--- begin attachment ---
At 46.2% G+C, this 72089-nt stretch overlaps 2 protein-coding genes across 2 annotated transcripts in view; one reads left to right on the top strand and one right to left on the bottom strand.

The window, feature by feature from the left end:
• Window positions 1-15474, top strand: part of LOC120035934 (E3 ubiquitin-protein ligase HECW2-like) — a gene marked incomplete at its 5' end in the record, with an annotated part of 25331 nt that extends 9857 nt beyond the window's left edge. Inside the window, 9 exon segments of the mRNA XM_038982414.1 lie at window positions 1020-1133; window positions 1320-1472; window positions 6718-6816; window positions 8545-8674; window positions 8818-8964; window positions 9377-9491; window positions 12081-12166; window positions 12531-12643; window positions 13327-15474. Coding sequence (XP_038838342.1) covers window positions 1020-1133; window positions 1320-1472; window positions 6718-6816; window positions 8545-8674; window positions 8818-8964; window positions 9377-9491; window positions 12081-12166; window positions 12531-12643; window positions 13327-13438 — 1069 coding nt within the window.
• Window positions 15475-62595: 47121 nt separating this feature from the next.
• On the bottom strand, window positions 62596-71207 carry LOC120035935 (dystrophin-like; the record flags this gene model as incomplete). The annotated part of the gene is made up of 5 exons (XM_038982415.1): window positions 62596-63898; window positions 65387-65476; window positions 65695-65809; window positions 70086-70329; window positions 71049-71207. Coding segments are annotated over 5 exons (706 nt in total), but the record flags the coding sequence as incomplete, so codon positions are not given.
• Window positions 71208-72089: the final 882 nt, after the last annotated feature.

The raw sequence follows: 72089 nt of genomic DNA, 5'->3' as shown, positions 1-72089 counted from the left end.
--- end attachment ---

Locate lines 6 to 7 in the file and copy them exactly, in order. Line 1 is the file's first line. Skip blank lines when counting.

• Window positions 71208-72089: the final 882 nt, after the last annotated feature.

The raw sequence follows: 72089 nt of genomic DNA, 5'->3' as shown, positions 1-72089 counted from the left end.